(A) HLA-restriction was determined by the production of IFN-γ released by CTL B1 upon stimulation with recipient EBV-LCL in the presence of HLA blocking antibodies. (B) Production of IFN-γ by CTL B1 stimulated with rt EBV-LCL, EBV-LCL of an unrelated individual (#2) sharing HLA-B7 with the recipient, and an EBV-LCL of an HLA class I-mismatched individual (#3) that was transduced with HLA-B*0702. (C) Production of IFN-γ by CTL B1 and allo-HLA-B7 CTL stimulated with MiHA+ EBV-LCL and PHA-stimulated T cells and bone marrow-derived fibroblasts. Fibroblasts were pretreated with 10 ng/ml TNFα and 200 U/ml IFNγ for 2 days before coculture with CTL B1 (E:T ratio 10:1). (D) MiHA mediated cytotoxicity on the HLA-B7+ RCC cell lines SKRC33 (rs2074071 genotype AA) and SKRC18 (rs2074071 genotype GG), the brain tumor cell line DAOY (rs2074071 genotype AG), and pharynx cell line FaDu (rs2074071 genotype GG), in flow cytometry-based cytotoxicity assays was determined after incubation with CTL B1 (▪), allo-HLA-B7 CTL (▾; positive control) or medium only (•) at an E:T ratio of 3:1 in the presence of 25 U/ml IL-2. Data are depicted as mean ±SD of triplicate wells.

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Next, we investigated whether the MiHA recognized by CTL B1 was selectively expressed by hematopoietic cells. Therefore, EBV-LCL, PHA-stimulated T cells and non-hematopoietic fibroblasts from two MiHA+ HLA-B7+ healthy donors were used as target cells. CTL B1 produced IFN-γ upon co-culture with EBV-LCL, whereas PHA-stimulated T cells and TNF-α/IFN-γ pre-treated bone marrow-derived fibroblasts were not recognized (Figure 3C). In contrast, all target cell types were significantly recognized by allo-HLA-B7 CTL, indicating their susceptibility to CTL-mediated recognition (Figure 3C). To investigate whether the MiHA targeted by CTL B1 is expressed by RCC tumor cells, we performed flow cytometry-based cytotoxicity assay. We observed that CTL B1 significantly targets the HLA-B7+ RCC cell line SKRC33 and not SKRC18, showing MiHA mediated cytotoxicity (Figure 3D). In addition to these RCC cell lines, CTL B1 also recognizes and kills other solid tumor cell lines such as the HLA-B7+ brain cancer cell line DAOY, but not pharynx cell line FaDu. Allo-HLA-B7-specific CTL efficiently lysed all solid tumor cell lines tested (Figure 3D).

To map the chromosomal region containing the gene encoding the MiHA recognized by CTL B1, we performed whole genome association scanning (WGAs). A total of 87 endogenous HLA-B7+ EBV-LCL were tested and 42 were recognized by CTL B1 (Figure S2A). Comparing CTL recognition with SNP genotypes showed a strong association for a cluster of 5 SNPs on chromosome 19 (Figure S2B). This genetic region included the ZNF419 gene which is located at 19q13.43. There are 7 different splice variants of the ZNF419 gene (Figure S3A-B), from which several are expressed by patient UPN686 and its related donor (Figure S3C). To confirm that the MiHA is encoded by the ZNF419 gene, we cloned the different splice variants of the ZNF419 gene from both the donor and recipient EBV-LCL. The various constructs were transiently transfected into 293T-HLA-B*0702/ICAM/CD80 cells and tested for CTL B1 recognition. CTL B1 efficiently recognized cells transfected with a construct encoding an alternative ZNF419 isoform of the MiHA-positive recipient EBV-LCL (Figure 4A), whereas none of the ZNF419 isoforms cloned from the donor EBV-LCL stimulated IFN-γ production by CTL B1 (data not shown). Sequence analysis revealed that the recognized ZNF419 isoform results from the A/G SNP rs2074071 located in the splice donor site involved in the joining of exon 4 to intron 4. As a result of the G to A substitution in the splice donor site, the alternative ZNF419 transcript of the recipient contains a disparate amino acid sequence compared with that of the donor. By analyzing this disparate sequence for HLA-B7 binding peptides using the NetMHC server, we identified the strong HLA-B7 binding peptide IPRDSWWVEL that is located over the exon4-intron4 boundary (Figure 4B). We synthesized this 10-mer IPRDSWWVEL peptide (encoded by rs2074071 A variant), the 9-mer IPRDSWWVE peptide and the 8-mer IPRDSWWVEL peptide. We tested the HLA-B7 decamer peptide IPRGSWWVEL that would be encoded by the G genotype as well. In addition, we synthesized the HLA-B7 9-mer peptide IPRGEWHGA that is located on the exon4-exon5 boundary of the full length ZNF419 transcript. Their ability to stimulate IFN-γ release by CTL B1 upon loading of synthetic peptide on donor EBV-LCL was tested and only the IPRDSWWVEL epitope was recognized (Figure 4C). Flow cytometry analysis of CTL B1 showed that only the tetramer containing the 10-mer peptide was positive as opposed to tetramers containing the 8-, or 9-mer peptide (Figure 4D). These data demonstrate that the 10-mer peptide IPRDSWWVEL is the naturally presented epitope that is recognized by CTL B1. Based on these findings, we designated this novel MiHA as ZAPHIR for ZNF419 alternatively spliced polymorphic histocompatibility antigen in RCC, which is the result of a polymorphism in a splice donor site.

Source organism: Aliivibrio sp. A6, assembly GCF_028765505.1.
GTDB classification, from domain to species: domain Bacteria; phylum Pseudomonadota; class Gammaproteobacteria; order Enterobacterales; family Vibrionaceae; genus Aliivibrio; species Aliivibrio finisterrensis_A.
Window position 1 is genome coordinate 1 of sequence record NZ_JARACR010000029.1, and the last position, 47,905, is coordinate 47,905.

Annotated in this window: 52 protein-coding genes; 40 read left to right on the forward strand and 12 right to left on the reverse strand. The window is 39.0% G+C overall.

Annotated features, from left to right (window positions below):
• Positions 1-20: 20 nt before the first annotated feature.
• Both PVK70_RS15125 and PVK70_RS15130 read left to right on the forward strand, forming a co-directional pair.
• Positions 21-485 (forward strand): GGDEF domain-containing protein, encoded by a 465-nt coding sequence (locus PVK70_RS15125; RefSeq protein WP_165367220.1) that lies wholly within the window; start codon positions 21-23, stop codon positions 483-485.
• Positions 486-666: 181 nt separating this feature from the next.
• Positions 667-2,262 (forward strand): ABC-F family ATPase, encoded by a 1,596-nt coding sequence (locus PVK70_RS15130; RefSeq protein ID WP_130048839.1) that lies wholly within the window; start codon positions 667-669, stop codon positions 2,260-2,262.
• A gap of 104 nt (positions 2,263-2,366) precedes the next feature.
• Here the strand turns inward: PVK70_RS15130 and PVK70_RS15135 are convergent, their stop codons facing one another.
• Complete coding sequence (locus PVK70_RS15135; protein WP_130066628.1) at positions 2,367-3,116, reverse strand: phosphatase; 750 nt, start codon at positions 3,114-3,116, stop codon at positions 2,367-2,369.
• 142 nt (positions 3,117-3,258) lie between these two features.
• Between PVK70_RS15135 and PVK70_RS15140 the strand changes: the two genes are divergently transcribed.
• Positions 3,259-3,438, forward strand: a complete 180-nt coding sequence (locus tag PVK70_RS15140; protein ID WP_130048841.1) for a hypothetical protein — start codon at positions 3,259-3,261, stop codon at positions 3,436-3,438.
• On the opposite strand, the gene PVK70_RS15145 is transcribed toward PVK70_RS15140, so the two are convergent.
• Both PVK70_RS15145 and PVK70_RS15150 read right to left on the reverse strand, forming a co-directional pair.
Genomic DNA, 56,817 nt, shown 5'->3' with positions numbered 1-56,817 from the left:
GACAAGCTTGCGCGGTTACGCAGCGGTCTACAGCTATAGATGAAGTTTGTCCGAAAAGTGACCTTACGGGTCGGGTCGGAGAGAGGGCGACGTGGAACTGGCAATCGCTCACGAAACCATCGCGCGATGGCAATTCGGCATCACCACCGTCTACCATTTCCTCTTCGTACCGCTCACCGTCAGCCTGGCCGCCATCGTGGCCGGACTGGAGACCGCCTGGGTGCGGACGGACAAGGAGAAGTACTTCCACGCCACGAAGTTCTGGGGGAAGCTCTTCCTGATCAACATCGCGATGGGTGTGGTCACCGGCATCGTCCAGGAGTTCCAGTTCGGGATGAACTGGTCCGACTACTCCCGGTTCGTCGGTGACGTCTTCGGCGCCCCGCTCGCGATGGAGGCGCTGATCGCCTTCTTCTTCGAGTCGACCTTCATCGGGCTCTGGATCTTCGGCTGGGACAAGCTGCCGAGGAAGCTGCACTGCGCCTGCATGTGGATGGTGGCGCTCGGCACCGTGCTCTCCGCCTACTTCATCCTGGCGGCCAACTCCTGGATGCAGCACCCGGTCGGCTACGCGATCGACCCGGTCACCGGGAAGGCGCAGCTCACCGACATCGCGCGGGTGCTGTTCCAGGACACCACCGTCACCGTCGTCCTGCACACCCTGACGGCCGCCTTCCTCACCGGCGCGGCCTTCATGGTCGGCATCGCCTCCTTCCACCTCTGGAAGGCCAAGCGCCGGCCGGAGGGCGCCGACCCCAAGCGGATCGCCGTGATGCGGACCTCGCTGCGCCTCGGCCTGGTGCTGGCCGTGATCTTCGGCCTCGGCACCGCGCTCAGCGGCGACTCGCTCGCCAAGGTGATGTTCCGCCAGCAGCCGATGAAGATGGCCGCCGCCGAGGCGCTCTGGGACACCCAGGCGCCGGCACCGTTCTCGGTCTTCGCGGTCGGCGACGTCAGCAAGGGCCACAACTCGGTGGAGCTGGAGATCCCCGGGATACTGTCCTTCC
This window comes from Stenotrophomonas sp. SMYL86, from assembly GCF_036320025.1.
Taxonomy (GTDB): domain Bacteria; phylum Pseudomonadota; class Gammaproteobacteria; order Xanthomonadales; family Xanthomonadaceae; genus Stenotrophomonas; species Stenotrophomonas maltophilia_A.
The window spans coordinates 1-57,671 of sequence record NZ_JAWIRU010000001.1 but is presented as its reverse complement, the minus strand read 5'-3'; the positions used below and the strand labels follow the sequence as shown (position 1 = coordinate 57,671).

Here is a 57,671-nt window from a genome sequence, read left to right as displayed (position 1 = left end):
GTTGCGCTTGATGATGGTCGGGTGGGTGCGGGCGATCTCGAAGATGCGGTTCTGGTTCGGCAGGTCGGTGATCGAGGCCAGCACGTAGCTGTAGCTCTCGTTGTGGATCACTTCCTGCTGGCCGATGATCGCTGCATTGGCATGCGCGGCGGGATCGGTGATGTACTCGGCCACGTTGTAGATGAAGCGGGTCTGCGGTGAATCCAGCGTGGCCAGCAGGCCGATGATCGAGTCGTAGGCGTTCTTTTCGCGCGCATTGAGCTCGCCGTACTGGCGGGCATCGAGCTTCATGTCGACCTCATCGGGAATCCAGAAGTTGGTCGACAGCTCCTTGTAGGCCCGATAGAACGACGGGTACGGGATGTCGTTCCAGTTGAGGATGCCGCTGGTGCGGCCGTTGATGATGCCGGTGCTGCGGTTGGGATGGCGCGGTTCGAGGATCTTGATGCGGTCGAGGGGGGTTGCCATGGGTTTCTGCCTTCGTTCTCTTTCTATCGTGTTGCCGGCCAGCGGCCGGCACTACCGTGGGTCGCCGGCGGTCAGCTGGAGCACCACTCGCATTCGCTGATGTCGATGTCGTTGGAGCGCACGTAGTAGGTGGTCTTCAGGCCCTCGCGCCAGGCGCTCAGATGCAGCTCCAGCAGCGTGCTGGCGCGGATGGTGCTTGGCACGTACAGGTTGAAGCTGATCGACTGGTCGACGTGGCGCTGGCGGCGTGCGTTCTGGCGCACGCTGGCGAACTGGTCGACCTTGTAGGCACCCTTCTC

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Figure 4. A SNP in the splice donor site between exon 4 and 5 of the ZNF419 gene determines CTL B1 recognition.